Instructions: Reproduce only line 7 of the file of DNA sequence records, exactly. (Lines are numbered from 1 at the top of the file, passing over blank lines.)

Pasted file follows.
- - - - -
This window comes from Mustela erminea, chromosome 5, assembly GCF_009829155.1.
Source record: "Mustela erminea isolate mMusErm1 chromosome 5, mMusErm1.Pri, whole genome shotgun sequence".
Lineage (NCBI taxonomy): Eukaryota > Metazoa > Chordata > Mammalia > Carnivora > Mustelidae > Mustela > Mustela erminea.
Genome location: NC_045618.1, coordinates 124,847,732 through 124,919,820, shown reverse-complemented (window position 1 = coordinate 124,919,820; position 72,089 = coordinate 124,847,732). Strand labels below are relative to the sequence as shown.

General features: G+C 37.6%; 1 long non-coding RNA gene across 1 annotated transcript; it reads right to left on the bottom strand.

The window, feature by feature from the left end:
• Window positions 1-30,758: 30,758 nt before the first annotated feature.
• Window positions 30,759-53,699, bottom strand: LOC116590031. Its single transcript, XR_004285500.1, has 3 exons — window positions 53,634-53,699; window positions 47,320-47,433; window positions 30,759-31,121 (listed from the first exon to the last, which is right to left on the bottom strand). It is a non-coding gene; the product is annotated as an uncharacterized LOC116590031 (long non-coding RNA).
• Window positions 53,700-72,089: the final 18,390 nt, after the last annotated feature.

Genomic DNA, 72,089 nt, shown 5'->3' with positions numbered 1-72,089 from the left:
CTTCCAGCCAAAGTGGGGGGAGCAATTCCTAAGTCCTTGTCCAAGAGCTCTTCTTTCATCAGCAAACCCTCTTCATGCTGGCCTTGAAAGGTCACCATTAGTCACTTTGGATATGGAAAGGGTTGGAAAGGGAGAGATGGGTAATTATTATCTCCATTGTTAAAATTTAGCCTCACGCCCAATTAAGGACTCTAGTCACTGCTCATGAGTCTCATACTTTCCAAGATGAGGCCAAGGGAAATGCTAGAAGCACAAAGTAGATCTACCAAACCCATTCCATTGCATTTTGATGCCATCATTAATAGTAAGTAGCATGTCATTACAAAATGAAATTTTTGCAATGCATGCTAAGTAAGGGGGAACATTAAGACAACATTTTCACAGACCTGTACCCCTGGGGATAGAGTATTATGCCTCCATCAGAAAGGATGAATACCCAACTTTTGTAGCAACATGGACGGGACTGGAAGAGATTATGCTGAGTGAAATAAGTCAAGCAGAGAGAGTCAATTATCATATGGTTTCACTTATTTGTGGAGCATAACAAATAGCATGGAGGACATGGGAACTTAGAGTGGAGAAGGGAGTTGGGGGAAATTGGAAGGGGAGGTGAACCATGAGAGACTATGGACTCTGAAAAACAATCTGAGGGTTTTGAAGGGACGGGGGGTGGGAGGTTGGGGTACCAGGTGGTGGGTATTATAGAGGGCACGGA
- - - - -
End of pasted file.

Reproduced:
• Window positions 1-30,758: 30,758 nt before the first annotated feature.